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  • Am I lazy???

    I work for a city a population of approx 1M citizens. Our sworn is at about 600 officers. This Dec will be mark my 4th year sworn.

    I've been in patrol the whole time. Of the 12 or so of my academy classmates, 1 is a detective now, 1 is in a specialized unit and most of the rest are FTO's. I'm now seeing officers who graduated AFTER me moving on to other specialized units (traffic, air ops, etc) and many who have put in for other units and just haven't been chosen.

    For me, the past 3 1/2 years have gone by FAST. I STILL feel like I'm learning a lot everyday which, I suppose, follows the saying that 'you never stop learning'. I hear many officers bad mouth patrol saying that it burns them out or calls for service suck... you've hear them all. Although I do get burnt out on some days, I do get tired of many of the BS calls, etc... I don't mind patrol. Apparently unlike many of my peers, I'm not in a rush to leave patrol.

    I would like to get into a specialized unit eventually. I do plan on applying for FTO soon. I HAVEN'T put in for any units so I don't have the experience of interviewing for them. I've worked in the same part of the city for the past 2.5 years because I enjoy this area (good mix of ghetto and not-so-ghetto), rather than moving to different parts of the city.

    Another reason why I'm not in a rush to leave patrol is that I'm giving my wife a chance to do what I did 4 years ago... change careers. With her getting laid off and still deciding what she wants to do (although she still is bringing in income ) My schedule needs to stay normal for taking the kids to school, sports... etc.

    Anyway, I guess I'm just struggling w/ trying not to be perceived as "lazy". My workload definitely doesn't give me the chance to be lazy. It's basically just the whole "staying in patrol" and "staying in my part of the city" that concerns me.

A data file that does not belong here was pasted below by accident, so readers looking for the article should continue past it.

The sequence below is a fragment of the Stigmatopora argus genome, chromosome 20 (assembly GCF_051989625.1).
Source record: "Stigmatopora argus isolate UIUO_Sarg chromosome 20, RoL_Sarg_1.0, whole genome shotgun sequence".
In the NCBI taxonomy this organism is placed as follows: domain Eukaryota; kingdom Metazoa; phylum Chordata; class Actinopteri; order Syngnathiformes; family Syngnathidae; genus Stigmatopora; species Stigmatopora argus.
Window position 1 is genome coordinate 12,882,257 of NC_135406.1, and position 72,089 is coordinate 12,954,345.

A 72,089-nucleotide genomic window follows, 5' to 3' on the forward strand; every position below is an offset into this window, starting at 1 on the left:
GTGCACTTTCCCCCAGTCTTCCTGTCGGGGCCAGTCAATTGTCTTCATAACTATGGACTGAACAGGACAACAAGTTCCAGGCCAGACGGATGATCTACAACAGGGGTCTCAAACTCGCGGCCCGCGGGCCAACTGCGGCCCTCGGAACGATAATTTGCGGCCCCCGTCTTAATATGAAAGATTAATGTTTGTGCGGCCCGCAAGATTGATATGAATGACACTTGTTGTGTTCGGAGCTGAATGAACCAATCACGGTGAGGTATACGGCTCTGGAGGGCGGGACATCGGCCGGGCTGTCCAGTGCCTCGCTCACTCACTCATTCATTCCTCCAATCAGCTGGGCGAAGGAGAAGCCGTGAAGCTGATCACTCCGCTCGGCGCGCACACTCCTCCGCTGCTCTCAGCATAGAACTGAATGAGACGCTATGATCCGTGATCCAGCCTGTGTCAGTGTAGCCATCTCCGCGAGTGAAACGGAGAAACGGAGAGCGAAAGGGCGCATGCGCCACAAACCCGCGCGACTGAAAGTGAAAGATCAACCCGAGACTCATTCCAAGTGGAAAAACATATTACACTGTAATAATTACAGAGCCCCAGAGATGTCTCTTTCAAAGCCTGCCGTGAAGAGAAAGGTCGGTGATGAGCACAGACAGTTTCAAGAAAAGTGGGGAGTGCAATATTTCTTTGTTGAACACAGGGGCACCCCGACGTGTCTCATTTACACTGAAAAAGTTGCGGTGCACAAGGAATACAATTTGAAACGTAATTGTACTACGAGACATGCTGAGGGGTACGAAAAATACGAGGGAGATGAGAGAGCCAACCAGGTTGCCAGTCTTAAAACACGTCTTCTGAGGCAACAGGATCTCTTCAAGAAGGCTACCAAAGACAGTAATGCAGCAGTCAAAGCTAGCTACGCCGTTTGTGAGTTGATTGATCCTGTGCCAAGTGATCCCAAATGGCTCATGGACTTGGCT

Sorry for the long, drawn out post... any of you guys have experience dealing with this issue?

  • #2
    Heck, I know people who all the ever wanted to do was push a car. That doesn't make one lazy. I means one is content. If you work hard at doing your job well, learning how to do it better, and pass that knowledge along to others, then you are doing well. Being content with your job, while stiving to improve yourself and others will equal a long and satisfying career. I hope you are always happy with whatever job you are assigned.

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    • #3
      On my department, I'm a bit of an anomaly as I have spent the last 12 years pushing a radio car. Granted, the last 8+ I have been an FTO. Most "fast risers" spend about 5 years in patrol and move to detective bureau or some other real cool job, but I love patrol. I am the senior FTO at my station, have set days off (Weekends), and I am the second pick for vacation choice. Not to mention, I am relatively close to home. As shillxsh says, I'm content. Very happy with where I am. When I don't have a trainee, I can pretty much do whatever I want, whether that is taking the whole world to jail, or just kind of chilling out for the shift. I have never been tagged as lazy, foolish yes, but never lazy. I love my radio car and will leave patrol someday, but not right now. I still enjoy the cat and mouse game of cops and robbers!
      Carpe Noctem

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      • #4
        There's nothing wrong with doing patrol longer than others, in my mind. All it means in the end is that when you go for that FTO position, you'll have even more experience to share with your trainees. Do what you like and need to do. When you get that urge to push paper or do something else you'll have the seniority and experience to know what you want to do and get it. You're not lazy. You'll need to get stripes to obtain the title of "lazy" I keed I keed!
        I disaprove of what you say, but I will defend to the death your right to say it. -Voltaire

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        • #5
          Am I Lazy?

          I grew up in LA. I can still recall seeing cops with numerous hashmarks on their sleeves. These guys were still pushing black and whites and shagging calls. Lazy? Maybe some where, but I think the majority were just **&^ good cops.